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Restrictive cardiomyopathy, the least common type of cardiomyopathy in the U.S., occurs when the myocardium (heart muscle) of the ventricles becomes excessively stiff. When this happens, the ventricles do not relax normally, preventing blood from filling the pumping chambers of the heart between heartbeats. This condition occurs rarely in children.

What causes restrictive cardiomyopathy?

Restrictive cardiomyopathy usually results from an underlying condition that affects the rest of the body. However, the cause is unknown (idiopathic) in some cases. Restrictive cardiomyopathy does not appear to be inherited, but some of the diseases that lead to the condition may be genetic.

Conditions that may be associated with the development of restrictive cardiomyopathy include:

  • Scleroderma: A chronic, degenerative disease that affects the joints, skin and internal organs.
  • Amyloidosis: A rare disease that causes the buildup of amyloid, a protein and starch, in tissues and organs.
  • Sarcoidosis: A rare inflammation of the lymph nodes and other tissues throughout the body.
  • Mucopolysaccharidosis: A condition in which mucopolysaccharides, or carbohydrates that bond with water to form a thick, jelly-like substance, accumulate in body organs.
  • Cancer: Radiation therapy for cancer treatment has been associated with restrictive cardiomyopathy.

What are symptoms of restrictive cardiomyopathy?

Symptoms of restrictive cardiomyopathy may include:

  • Shortness of breath after exertion
  • Chest pain
  • Weakness
  • Swelling of the extremities
  • Exercise intolerance
  • Heart failure

How is restrictive cardiomyopathy treated?

Your child's healthcare provider may recommend medicines to:

  • Decrease the workload of the heart.
  • Decrease the oxygen requirements of the heart.
  • Prevent blood clots from forming.
  • Regulate irregular heartbeats.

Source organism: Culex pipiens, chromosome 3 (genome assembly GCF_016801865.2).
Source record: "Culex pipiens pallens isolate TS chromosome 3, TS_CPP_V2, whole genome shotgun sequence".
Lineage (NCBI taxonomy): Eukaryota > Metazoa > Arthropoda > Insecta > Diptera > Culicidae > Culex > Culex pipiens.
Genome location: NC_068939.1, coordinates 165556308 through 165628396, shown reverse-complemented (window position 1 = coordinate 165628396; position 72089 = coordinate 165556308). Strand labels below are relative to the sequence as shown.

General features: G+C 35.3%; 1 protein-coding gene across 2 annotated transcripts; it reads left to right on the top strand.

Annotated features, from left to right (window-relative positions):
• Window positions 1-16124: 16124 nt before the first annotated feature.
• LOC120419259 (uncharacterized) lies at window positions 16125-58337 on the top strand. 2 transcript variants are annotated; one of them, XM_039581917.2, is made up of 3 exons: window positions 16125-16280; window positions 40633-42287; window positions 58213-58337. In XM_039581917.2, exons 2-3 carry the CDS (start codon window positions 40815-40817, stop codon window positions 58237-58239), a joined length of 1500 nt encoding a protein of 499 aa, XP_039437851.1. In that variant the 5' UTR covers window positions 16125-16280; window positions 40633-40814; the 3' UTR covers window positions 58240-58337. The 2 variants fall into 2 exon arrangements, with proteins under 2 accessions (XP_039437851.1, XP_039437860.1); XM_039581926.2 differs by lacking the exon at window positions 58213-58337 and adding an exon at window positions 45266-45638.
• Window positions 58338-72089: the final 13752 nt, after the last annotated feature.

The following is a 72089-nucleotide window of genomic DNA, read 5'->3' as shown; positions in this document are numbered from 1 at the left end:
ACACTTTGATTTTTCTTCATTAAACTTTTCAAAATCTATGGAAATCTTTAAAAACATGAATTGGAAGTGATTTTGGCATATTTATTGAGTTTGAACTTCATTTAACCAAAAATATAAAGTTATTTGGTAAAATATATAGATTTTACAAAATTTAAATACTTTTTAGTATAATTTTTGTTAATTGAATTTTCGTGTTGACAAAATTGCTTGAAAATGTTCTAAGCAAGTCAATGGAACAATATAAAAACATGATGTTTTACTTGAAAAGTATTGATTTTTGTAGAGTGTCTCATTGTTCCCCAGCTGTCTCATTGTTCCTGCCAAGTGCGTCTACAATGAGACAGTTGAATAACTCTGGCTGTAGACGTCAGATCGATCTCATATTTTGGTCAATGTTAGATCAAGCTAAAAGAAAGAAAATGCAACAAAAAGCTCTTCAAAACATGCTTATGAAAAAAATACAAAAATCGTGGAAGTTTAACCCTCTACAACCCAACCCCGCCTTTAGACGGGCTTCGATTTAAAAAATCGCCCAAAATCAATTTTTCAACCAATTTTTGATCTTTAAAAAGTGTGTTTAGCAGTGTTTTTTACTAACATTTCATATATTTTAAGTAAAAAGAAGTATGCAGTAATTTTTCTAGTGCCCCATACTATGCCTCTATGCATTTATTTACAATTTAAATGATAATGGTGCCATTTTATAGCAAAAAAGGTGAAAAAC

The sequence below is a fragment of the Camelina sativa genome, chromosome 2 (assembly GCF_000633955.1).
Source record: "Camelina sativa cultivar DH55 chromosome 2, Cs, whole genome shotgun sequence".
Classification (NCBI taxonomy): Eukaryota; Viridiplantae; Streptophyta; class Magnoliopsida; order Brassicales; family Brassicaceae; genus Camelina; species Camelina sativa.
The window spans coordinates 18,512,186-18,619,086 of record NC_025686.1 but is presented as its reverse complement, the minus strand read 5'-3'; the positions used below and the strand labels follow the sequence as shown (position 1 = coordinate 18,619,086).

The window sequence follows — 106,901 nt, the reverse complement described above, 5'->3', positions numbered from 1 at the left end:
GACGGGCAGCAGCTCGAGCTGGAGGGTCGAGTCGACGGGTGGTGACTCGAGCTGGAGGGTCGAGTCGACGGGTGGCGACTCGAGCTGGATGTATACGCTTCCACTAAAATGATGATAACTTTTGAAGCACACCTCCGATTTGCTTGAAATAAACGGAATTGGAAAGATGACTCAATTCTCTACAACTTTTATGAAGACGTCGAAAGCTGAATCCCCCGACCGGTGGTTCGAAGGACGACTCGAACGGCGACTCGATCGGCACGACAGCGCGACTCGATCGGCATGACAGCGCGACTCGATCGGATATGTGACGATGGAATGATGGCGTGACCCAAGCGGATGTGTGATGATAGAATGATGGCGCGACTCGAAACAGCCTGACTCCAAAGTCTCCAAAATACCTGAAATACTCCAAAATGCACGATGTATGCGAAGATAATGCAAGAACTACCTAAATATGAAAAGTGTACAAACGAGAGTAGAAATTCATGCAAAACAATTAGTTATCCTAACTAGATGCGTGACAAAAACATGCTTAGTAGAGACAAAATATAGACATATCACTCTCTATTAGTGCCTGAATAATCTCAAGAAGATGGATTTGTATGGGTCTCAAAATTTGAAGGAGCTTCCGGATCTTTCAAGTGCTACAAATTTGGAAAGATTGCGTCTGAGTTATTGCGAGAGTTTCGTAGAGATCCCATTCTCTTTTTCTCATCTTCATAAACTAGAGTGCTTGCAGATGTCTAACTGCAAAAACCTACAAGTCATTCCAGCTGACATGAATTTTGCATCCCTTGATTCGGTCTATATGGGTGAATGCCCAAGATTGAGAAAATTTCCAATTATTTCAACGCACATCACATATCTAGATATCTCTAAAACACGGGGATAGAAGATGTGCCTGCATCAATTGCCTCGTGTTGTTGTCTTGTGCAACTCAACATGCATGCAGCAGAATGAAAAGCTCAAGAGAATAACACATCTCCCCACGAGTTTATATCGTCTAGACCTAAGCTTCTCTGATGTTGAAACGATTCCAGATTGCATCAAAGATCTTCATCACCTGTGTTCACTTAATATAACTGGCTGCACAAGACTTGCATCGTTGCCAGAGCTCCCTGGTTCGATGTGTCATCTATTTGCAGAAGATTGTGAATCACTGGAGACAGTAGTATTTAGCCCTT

If surgery is recommended, it may include:

  • Pacemaker or defibrillator insertion
  • Heart transplant

Talk to your child’s healthcare provider for more information about his specific outlook.

Hypertrophic cardiomyopathy (HCM) is the most common genetic heart disease and affects 1 in 500 people. The disease sometimes runs in families and is the leading cause of sudden cardiac arrest in kids, particularly during and immediately following exercise. If your child has HCM, it means that his heart's ability to pump blood effectively has been reduced, and he will need comprehensive care and monitoring as he grows.

What causes HCM?

HCM is most often caused by abnormal genes (DNA) in your child's heart muscle that cause the walls of his heart chamber (left ventricle) to become thicker than normal and can impede the blood from leaving the heart, in addition to causing certain types of arrhythmias

What are symptoms of HCM?

Signs that your child may have HCM could include one or more of the following:

  • Chest pain that occurs most often during exercise
  • Fainting, especially after exercise or exertion
  • Heart murmur
  • Exercise intolerance
  • Wheezing or coughing during exercise

How is HCM treated?

The Hypertrophic Cardiomyopathy Program at the Children’s Healthcare of Atlanta Heart Center provides an individualized treatment plan for your child. We provide comprehensive services, including:

  • Echocardiogram
  • EKG
  • Exercise testing and stress echocardiography
  • Specialized cardiac MRI
  • Extended ambulatory ECG monitoring
  • Lab work
  • Comprehensive genetic counseling and genetic testing
  • Physical examination
  • Implantation and monitoring of implanted cardiac devices, including pacemakers and ICDs
  • Surgery to remove parts of the muscle that may be impeding blood flow

If a genetic case is identified, our team provides genetic screening to determine if other family members are at risk for developing the disease. And if adult family members are determined to be at risk, or are diagnosed, our team will coordinate care with an adult provider in your community who is specialized in caring for adults with HCM.

What is the Hypertrophic Cardiomyopathy Program at the Children's Heart Center?

Our Hypertrophic Cardiomyopathy Program diagnoses and manages more than 300 patients from before birth to age 21 who either currently have HCM or have a family history of HCM. Our program is one of only two in the U.S. that are recognized as a center of excellence by the Hypertrophic Cardiomyopathy Association. As part of the program, your child will have access to comprehensive care from our team of HCM experts, including:
  • Cardiologists specializing in HCM and stress echocardiography
  • Cardiologist specializing in cardiac MRIs
  • Cardiac genetic counselors who evaluate your family history
  • Nurses and sonographers who perform echocardiograms
  • Pediatric cardiothoracic surgeons with expertise in ventricular septal reduction surgeries
  • Seamless integration with the adult hypertrophic cardiomyopathy clinic at the Emory University School of Medicine to provide a smooth transition from pediatric to adult care at 21 years of age.